Now that you’ve completed analyzing your current database, and worked through that list of items that won’t work with Windows Azure SQL Database (WASD), it’s time to begin testing your new solution. Testing begins with setting up your test instance of WASD, and loading your test data, then you point your application to that new instance and then run through your application end-to-end. Let’s walk through those steps in more detail, and cover some of the issues you might discover.
Push a copy of your data to the cloud
After you’ve set up your instance via manage.windowsazure.com, getting your data pushed is pretty simple. You could either use the Migration Wizard, or you could use SSIS. I prefer the migration wizard, since it has better throughput. All you’ve got to do is pick your source database and tables, then target your new instance and database, and click go! It takes care of the rest.
If you choose to use SSIS, remember you’ll have to use ADO.NET connections for your destinations. Also, be sure to set the connection string so that your package knows it’s sending this data to SQL Azure. I haven’t had a connection disruption in the middle of a data flow task, but I have had it fail between data flow tasks.
Once all your test data is in Azure, and you’ve verified it. You’re ready to move on to testing your application.
Test your application
It’s a good idea to invite a small number of your system’s power users to join in on the testing. They’re the ones who generally push your system the hardest currently, so you want them to bring that same focus to testing. Systematically test everything your application does with the database. You want to go through everything now, before you turn this over to the end users. There are some automatic tools for this, I would direct you to my application architect for more information on those automated test suites.
You want to make sure you go through every feature your application has. When you find an issue you want to record as much detail as you can around what you did to create the issue. Once you’ve gone through the application once, you’ll bring those issues back to the programmers and you’ll start breaking down what has to be changed to fix the issues.
This is where you’ll discover things like your connection pooling isn’t set appropriately for SQL Azure. You might discover your retry policy is too aggressive, or you’re sending atomic updates rather than batching them together. This is when you’ll discover if you’ve been following some programming best practices all along. If you haven’t, no time like the present to improve those skills, right?
Fixing those issues
As you discover issues you’ll have to prioritize them and decide how you will address them. You can choose to fix them now, later, or drop the feature all together. These decisions will come down to a question of time and money. I can’t give you a definitive answer on which kinds of issues are which.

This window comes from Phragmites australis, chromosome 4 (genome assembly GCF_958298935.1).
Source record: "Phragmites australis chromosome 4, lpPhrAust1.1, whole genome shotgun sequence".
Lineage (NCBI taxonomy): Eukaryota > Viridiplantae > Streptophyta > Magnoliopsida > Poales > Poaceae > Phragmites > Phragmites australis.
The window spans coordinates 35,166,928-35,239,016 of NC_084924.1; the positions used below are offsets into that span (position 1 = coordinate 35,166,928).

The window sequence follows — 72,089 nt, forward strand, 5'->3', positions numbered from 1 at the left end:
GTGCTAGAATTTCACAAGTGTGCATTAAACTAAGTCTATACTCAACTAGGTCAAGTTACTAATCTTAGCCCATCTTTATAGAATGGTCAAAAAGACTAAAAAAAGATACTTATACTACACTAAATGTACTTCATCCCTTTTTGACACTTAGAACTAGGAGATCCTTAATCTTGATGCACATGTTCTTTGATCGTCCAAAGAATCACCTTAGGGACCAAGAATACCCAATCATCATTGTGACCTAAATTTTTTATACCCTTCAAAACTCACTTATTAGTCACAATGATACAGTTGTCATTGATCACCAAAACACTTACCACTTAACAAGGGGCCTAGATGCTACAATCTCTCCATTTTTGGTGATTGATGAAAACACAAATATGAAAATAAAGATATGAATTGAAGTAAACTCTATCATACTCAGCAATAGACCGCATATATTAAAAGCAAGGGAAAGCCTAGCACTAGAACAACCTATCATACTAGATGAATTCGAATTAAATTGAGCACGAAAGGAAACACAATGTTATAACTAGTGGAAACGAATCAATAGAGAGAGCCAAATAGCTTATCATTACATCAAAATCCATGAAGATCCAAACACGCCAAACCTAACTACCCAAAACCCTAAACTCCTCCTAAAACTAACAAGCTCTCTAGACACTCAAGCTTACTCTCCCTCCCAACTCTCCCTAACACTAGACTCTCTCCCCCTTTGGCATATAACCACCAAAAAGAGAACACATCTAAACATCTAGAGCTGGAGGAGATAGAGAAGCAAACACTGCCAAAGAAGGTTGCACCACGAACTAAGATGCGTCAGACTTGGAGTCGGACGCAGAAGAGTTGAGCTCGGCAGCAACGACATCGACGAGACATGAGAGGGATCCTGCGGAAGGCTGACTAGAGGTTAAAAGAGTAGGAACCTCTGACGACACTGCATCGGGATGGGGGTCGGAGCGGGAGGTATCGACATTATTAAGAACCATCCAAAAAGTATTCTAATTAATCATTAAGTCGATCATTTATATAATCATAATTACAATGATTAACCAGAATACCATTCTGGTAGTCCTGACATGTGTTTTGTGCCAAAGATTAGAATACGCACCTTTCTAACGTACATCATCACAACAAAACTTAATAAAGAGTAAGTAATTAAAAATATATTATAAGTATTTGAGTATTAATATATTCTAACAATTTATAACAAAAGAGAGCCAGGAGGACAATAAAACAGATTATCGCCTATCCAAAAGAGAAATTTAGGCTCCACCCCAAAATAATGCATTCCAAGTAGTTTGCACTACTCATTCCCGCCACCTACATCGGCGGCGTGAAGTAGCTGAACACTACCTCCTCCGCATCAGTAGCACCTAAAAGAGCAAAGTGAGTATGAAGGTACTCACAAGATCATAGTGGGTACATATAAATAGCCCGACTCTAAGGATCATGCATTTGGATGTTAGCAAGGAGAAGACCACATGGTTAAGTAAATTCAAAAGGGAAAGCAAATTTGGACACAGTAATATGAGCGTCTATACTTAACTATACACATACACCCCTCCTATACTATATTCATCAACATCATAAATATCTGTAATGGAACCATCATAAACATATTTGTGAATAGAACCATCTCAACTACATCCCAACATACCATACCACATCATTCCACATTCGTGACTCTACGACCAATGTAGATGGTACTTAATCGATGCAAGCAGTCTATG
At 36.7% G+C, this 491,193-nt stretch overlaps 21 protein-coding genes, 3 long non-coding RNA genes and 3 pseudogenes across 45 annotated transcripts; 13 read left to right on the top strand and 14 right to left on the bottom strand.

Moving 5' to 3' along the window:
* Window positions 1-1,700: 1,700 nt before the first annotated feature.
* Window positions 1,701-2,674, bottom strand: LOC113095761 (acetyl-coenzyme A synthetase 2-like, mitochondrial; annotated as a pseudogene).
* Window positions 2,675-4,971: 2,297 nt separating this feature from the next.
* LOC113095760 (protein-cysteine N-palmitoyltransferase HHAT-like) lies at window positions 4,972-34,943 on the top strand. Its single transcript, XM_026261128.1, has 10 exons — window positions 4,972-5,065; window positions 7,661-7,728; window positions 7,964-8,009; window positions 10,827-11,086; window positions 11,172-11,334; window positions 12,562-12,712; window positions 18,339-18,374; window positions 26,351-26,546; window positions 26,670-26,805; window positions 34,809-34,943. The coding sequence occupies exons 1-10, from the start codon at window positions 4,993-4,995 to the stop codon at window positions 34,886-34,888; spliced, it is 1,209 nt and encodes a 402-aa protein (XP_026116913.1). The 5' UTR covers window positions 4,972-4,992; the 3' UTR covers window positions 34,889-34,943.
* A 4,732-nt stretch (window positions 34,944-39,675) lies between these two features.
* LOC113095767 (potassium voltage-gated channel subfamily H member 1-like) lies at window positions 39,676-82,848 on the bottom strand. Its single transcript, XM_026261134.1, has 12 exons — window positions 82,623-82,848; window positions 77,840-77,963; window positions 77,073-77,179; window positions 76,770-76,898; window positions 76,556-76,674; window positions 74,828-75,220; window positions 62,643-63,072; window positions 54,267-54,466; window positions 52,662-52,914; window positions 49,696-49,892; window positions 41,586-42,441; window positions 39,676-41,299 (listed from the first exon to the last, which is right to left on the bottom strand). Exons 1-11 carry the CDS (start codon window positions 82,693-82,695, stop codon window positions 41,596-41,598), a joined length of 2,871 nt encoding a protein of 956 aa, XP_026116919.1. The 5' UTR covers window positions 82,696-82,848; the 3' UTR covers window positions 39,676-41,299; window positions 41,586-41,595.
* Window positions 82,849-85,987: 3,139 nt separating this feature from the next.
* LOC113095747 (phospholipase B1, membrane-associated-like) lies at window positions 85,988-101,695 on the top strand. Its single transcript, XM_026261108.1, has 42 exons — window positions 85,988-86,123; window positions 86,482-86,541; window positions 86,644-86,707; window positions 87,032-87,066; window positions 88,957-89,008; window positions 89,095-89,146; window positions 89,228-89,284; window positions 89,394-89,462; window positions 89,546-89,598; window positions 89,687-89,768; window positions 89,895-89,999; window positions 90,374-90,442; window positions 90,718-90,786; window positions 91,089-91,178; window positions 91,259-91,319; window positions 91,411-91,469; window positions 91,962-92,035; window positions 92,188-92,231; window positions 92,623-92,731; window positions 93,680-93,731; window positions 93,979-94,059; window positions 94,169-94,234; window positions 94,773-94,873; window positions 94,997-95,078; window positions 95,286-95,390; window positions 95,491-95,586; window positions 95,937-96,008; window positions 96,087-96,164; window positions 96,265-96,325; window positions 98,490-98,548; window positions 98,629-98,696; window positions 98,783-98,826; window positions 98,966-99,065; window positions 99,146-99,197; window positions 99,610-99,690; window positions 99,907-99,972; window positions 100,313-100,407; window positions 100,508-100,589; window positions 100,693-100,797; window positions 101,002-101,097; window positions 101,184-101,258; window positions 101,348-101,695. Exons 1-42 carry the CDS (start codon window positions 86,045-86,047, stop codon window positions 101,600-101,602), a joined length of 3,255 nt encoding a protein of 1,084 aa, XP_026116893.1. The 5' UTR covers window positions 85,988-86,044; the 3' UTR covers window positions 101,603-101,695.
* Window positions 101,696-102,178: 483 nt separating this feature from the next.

As you work through these issues, you’ll return to the testing phase several times, each time verifying the issues you address truly are fixed. Don’t forget you are also re-testing all those items that passed the first time too. You want every test to pass every time. The great news is, once you pass all your tests, you’re ready for the final step.
Going live is very similar to the testing process. It starts with a database push to make sure all the data you need for production is in Azure. Once you have that, you make sure all the applications are wired to hit the new Azure instance. You run through the test suite one more time. If all your lights “go green”, then you announce to your users the migration is complete, and invite the full user base to start using the new system.
And then you wait.
During our first migration this wait was a little longer than usual. We heard no feedback from the end users that first day. All the diagnostics showed the system was performing well. No unusual SQL errors, the application response time was reporting well below the response time threshold. Reports were running as quickly as they had during testing. Why weren’t we hearing anything from the users?
Finally we got a call on the second day. I was manning the phone. One of our most demanding users who wasn’t in the test group called was on the line.
“So I’m going through this new system…” she began. She let that pause hang for far too long. “And it’s just so fast!”
I was completely relieved. We spent the next 30 minutes discussing the efforts we had put in performance tuning the reports and working with the test users to tweak how we would pull back the data from the data import processes. The call ended with me feeling the biggest smile cross my face. It was a great day.
From start to finish this process took a year. There was plenty of work poured in to the project, and it shows. The customer now has a system far beyond the one he began with. A year after go live, he’s doubled the number of clients using his system. During that year I got to learn a ton about what Azure is, and what it’s capable of. I also see the potential for it to become something so much more. I’ve also found that there is a data architecture that many SQL professionals across the country aren’t familiar with: sharding. It’s the real key to scaling out SQL Server.
And that’s the topic I’m tackling next. Are you ready to see what the OLTP version of Parallel Data Warehouse looks like? Stay tuned!
In the mean time, if you have any questions, send them in. I’m here to help!